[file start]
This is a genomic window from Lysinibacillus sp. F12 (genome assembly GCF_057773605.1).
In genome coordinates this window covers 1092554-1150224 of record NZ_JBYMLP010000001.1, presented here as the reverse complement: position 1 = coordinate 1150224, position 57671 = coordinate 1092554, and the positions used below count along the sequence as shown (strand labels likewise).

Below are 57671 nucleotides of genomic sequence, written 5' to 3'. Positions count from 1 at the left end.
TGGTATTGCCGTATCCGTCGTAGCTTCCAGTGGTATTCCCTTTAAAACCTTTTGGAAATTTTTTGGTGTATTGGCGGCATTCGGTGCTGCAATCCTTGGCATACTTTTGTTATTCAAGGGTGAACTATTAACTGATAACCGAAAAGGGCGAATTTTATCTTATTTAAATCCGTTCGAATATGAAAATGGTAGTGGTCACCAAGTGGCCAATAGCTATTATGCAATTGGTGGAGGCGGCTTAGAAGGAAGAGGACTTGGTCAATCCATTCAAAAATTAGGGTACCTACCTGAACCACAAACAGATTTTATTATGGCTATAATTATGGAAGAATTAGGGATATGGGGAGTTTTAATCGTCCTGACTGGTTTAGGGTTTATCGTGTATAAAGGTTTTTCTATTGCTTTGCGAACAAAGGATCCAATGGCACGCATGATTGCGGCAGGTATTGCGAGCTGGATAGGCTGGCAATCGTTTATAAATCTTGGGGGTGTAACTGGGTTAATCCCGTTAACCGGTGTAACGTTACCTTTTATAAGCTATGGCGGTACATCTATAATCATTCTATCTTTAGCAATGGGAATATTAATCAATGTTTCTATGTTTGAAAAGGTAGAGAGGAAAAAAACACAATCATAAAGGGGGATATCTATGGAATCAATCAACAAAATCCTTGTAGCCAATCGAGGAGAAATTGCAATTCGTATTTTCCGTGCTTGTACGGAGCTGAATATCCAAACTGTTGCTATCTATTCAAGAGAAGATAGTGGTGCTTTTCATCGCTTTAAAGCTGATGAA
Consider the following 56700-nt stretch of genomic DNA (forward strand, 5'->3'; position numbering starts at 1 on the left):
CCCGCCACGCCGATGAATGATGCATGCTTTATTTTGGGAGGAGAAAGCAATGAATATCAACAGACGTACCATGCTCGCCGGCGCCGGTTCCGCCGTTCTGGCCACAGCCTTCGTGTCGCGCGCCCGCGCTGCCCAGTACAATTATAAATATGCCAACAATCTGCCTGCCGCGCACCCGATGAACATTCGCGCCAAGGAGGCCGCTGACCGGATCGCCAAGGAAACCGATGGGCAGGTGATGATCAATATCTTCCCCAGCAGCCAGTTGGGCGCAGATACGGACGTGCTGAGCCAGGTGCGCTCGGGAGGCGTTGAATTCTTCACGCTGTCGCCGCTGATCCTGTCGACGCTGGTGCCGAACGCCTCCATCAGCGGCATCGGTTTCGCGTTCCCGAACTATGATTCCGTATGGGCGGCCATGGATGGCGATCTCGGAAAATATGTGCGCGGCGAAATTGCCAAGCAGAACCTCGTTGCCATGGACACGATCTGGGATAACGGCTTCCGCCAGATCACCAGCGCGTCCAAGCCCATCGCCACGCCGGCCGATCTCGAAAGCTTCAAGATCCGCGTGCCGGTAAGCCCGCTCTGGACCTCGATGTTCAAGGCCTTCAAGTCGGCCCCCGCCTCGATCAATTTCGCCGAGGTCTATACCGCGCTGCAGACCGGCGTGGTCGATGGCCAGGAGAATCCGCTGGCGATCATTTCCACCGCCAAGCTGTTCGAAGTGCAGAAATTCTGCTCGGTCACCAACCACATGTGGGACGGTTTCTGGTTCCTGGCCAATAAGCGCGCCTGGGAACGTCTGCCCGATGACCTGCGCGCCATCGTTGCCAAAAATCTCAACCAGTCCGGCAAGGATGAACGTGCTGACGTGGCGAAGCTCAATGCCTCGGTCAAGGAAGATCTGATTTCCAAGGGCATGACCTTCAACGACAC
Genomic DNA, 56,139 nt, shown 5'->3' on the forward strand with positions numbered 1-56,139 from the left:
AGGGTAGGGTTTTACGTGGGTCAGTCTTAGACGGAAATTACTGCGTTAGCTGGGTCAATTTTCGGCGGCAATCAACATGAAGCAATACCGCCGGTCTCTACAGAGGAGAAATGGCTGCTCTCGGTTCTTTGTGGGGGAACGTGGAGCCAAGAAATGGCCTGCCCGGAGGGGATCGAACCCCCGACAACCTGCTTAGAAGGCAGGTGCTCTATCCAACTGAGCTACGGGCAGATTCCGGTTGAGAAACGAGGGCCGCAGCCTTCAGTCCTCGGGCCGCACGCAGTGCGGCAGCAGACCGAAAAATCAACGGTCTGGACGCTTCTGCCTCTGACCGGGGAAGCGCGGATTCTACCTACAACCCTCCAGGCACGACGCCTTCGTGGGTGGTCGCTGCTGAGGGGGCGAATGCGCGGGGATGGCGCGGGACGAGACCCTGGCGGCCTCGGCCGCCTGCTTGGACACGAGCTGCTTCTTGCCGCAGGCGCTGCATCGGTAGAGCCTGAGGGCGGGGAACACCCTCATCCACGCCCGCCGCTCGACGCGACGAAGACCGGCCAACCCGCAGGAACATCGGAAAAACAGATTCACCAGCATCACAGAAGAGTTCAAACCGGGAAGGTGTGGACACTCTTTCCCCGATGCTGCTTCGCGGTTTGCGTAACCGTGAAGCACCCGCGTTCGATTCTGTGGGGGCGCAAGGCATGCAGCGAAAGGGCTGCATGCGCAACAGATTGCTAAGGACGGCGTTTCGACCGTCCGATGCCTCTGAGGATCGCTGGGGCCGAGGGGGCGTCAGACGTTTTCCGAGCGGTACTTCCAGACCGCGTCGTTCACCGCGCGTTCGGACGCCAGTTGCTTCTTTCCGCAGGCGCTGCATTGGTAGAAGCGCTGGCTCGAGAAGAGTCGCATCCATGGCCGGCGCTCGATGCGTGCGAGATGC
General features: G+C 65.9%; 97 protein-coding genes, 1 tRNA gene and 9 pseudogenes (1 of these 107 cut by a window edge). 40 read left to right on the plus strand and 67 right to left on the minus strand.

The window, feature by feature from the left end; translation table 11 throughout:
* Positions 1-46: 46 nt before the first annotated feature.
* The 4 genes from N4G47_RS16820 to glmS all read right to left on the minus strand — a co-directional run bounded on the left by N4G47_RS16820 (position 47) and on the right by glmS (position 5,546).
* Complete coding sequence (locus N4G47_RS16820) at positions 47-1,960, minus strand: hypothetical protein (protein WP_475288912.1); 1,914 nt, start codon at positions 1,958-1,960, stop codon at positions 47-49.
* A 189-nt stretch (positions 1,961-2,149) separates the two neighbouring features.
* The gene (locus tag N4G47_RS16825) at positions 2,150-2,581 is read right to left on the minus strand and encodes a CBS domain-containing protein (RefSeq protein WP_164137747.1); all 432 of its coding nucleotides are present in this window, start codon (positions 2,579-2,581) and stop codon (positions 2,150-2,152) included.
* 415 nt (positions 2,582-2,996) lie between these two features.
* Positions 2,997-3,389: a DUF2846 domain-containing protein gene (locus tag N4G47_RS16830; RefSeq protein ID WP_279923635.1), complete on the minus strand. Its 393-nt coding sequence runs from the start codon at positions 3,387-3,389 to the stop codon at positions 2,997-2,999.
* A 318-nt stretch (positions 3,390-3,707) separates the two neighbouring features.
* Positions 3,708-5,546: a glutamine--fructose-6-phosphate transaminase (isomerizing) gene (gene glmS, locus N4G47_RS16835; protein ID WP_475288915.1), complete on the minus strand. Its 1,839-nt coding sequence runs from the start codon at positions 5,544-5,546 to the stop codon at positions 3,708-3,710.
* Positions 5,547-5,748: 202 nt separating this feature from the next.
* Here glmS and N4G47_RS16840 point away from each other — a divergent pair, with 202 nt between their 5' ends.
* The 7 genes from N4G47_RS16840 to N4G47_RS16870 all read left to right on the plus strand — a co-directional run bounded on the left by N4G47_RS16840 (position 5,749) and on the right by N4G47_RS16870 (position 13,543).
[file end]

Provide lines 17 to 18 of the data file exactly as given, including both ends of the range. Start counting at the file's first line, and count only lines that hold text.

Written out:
* Positions 2,997-3,389: a DUF2846 domain-containing protein gene (locus tag N4G47_RS16830; RefSeq protein ID WP_279923635.1), complete on the minus strand. Its 393-nt coding sequence runs from the start codon at positions 3,387-3,389 to the stop codon at positions 2,997-2,999.
* A 318-nt stretch (positions 3,390-3,707) separates the two neighbouring features.